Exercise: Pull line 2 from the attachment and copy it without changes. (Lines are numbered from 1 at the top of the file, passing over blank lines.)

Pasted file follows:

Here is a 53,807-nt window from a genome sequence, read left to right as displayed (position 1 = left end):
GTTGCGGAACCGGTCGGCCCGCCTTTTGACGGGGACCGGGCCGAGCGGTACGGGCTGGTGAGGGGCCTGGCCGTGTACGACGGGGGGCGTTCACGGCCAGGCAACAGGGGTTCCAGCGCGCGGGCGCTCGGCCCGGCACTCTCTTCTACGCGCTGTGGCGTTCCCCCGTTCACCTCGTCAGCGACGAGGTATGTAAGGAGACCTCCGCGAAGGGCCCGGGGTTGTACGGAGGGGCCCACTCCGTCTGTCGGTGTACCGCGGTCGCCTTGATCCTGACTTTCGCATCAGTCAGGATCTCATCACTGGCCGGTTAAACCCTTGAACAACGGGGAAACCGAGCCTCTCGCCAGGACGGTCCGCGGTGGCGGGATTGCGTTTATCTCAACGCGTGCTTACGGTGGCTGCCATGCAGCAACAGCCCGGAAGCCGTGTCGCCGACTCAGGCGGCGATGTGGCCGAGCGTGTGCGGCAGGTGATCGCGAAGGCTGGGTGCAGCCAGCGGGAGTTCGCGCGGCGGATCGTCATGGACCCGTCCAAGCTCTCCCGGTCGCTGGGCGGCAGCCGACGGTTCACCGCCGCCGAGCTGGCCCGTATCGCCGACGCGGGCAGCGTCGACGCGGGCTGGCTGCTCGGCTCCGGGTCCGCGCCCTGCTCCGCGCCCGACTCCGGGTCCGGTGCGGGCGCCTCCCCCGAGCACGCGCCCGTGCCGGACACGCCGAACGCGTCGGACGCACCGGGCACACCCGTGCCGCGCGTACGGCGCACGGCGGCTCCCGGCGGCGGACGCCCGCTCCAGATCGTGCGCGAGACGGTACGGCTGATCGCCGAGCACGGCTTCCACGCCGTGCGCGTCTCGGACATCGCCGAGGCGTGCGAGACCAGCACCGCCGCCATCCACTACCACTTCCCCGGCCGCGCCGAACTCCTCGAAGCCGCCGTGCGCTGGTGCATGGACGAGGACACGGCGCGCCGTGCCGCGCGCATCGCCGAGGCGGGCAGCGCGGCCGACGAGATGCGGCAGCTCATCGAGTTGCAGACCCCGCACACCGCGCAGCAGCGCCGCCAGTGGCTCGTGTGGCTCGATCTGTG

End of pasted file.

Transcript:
GTTGCGGAACCGGTCGGCCCGCCTTTTGACGGGGACCGGGCCGAGCGGTACGGGCTGGTGAGGGGCCTGGCCGTGTACGACGGGGGGCGTTCACGGCCAGGCAACAGGGGTTCCAGCGCGCGGGCGCTCGGCCCGGCACTCTCTTCTACGCGCTGTGGCGTTCCCCCGTTCACCTCGTCAGCGACGAGGTATGTAAGGAGACCTCCGCGAAGGGCCCGGGGTTGTACGGAGGGGCCCACTCCGTCTGTCGGTGTACCGCGGTCGCCTTGATCCTGACTTTCGCATCAGTCAGGATCTCATCACTGGCCGGTTAAACCCTTGAACAACGGGGAAACCGAGCCTCTCGCCAGGACGGTCCGCGGTGGCGGGATTGCGTTTATCTCAACGCGTGCTTACGGTGGCTGCCATGCAGCAACAGCCCGGAAGCCGTGTCGCCGACTCAGGCGGCGATGTGGCCGAGCGTGTGCGGCAGGTGATCGCGAAGGCTGGGTGCAGCCAGCGGGAGTTCGCGCGGCGGATCGTCATGGACCCGTCCAAGCTCTCCCGGTCGCTGGGCGGCAGCCGACGGTTCACCGCCGCCGAGCTGGCCCGTATCGCCGACGCGGGCAGCGTCGACGCGGGCTGGCTGCTCGGCTCCGGGTCCGCGCCCTGCTCCGCGCCCGACTCCGGGTCCGGTGCGGGCGCCTCCCCCGAGCACGCGCCCGTGCCGGACACGCCGAACGCGTCGGACGCACCGGGCACACCCGTGCCGCGCGTACGGCGCACGGCGGCTCCCGGCGGCGGACGCCCGCTCCAGATCGTGCGCGAGACGGTACGGCTGATCGCCGAGCACGGCTTCCACGCCGTGCGCGTCTCGGACATCGCCGAGGCGTGCGAGACCAGCACCGCCGCCATCCACTACCACTTCCCCGGCCGCGCCGAACTCCTCGAAGCCGCCGTGCGCTGGTGCATGGACGAGGACACGGCGCGCCGTGCCGCGCGCATCGCCGAGGCGGGCAGCGCGGCCGACGAGATGCGGCAGCTCATCGAGTTGCAGACCCCGCACACCGCGCAGCAGCGCCGCCAGTGGCTCGTGTGGCTCGATCTGTG